Wednesday, August 13, 2014

Skyrace Bolivia 2014


One of the great frustrations I've had about living here in Bolivia has been the lack of advanced notice one receives pertaining to races.  It's out there, but you have to know where to look, and Google isn't much help; it's best to know somebody who knows stuff.

Fortunately during the run up to the Superbowl a motivated chap from New Zealand got a group of expats together to watch a playoff game and I met another runner (who knows stuff) who pointed me in the direction of something called the Bolivia Adventure Series.  This past Sunday was the third race (of 5) in the series, the SkyRace.

As near as I can tell, this was the third running of this event, the first having gone off in 2012.  What makes the event unique is that it climbs up the World's Most Dangerous Road.

Photo taken from the window of the bus as we headed back to La Paz.
Now I should note that the moniker "Worlds Most Dangerous" seems rather hyperbolic.  It certainly wasn't dangerous for those of us who were traveling on 2 feet, and I'd be perfectly comfortable bombing down it on a fully suspended well maintained mountain bike, but you'd have to drag me kicking and screaming into a large bus or material transport vehicle...

Race Morning

My alarm went off promptly at 3:15 am.  A rather beastly time for an alarm, but given how I was waking every hour on the hour, not too bad.  I had a hotel room (very nice, which will get a follow up post) in La Paz about a mile away from where a bus would be waiting for us at 4 am to drive us the 3 hours to the race start.  The concierge was kind enough to be waiting for me and had already called me a cab when I came down the stairs at 3:45.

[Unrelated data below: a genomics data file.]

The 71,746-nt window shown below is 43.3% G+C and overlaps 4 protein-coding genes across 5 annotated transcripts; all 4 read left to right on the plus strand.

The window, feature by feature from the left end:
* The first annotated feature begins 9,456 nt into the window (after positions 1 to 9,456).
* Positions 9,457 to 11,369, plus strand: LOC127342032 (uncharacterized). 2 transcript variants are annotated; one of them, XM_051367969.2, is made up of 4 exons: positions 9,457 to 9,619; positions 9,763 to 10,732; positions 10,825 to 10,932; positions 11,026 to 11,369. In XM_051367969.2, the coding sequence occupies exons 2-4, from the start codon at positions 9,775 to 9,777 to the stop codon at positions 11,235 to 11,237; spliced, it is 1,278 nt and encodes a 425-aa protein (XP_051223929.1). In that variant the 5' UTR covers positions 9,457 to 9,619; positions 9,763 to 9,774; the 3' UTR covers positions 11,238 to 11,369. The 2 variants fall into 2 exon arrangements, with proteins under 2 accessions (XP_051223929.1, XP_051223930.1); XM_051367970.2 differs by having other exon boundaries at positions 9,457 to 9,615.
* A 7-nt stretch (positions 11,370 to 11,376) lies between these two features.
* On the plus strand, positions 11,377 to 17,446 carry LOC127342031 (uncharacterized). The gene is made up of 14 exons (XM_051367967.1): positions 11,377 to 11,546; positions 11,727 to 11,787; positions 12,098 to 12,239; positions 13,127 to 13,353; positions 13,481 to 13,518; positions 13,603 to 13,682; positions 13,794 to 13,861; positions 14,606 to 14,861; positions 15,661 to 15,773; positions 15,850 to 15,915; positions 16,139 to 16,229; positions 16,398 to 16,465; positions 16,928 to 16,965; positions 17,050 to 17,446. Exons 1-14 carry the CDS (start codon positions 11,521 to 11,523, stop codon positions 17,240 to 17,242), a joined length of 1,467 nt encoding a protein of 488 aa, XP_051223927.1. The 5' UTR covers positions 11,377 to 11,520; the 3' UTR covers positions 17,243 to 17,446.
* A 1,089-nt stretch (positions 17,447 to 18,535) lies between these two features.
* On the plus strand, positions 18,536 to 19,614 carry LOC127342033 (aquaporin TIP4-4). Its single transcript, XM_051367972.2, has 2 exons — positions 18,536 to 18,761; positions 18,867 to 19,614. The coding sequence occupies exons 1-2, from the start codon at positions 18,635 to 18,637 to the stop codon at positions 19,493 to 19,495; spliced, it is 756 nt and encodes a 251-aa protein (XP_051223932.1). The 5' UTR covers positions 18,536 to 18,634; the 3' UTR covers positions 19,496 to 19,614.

Once on the bus, I got settled into a seat next to a French chef and owner (I think) of a restaurant in La Paz called Chez Moustache.  We talked a bit in Spanish at first, but switched to English when it became apparent I was still learning...How do you think you'll run, what do you do, etc., then quiet.  

To me it became apparent we were traveling through some rather dramatic country, but because it was so dark, I found it better just to close my eyes and meditate.  

The view from La Senda Verde's footbridge.
Eventually we arrived at La Senda Verde, which provided the race headquarters near the start.  I had to sign a liability release and pick up my race kit, then get changed and stash my clothes on the bus.  I also needed to eat something, as the 3 am wake up call does all kinds of weird stuff to my desire to consume solids, but eventually all ducks were aligned and we walked off to the start.

The long slog

Once at the start, many people were running around warming up.  I don't mean to be too critical, but I don't really get the point of warming up for a race that's going to last multiple hours.  I can understand a "system check", but to crack a sweat even before the race starts just seems silly to me.  Take the first half hour or 15 minutes of the race as your warm up and call it good.  
The race start - Herbalife is everywhere in Bolivia it seems...
Turn number 1.  Right out of the gate.
Something seemed to be up with the chip timing (as in: we were supposed to have it, but nope) of the race as we were delayed until the clock struck 8:45.  During this time I was able to talk to a couple of other racers including the guy that eventually finished 2nd overall...nice guy from Denmark, who lives in Santa Cruz.  Beat me by an hour and 45 minutes.  I expect that the race between him and the winner was solid too, as they were separated by less than 2 minutes at the finish.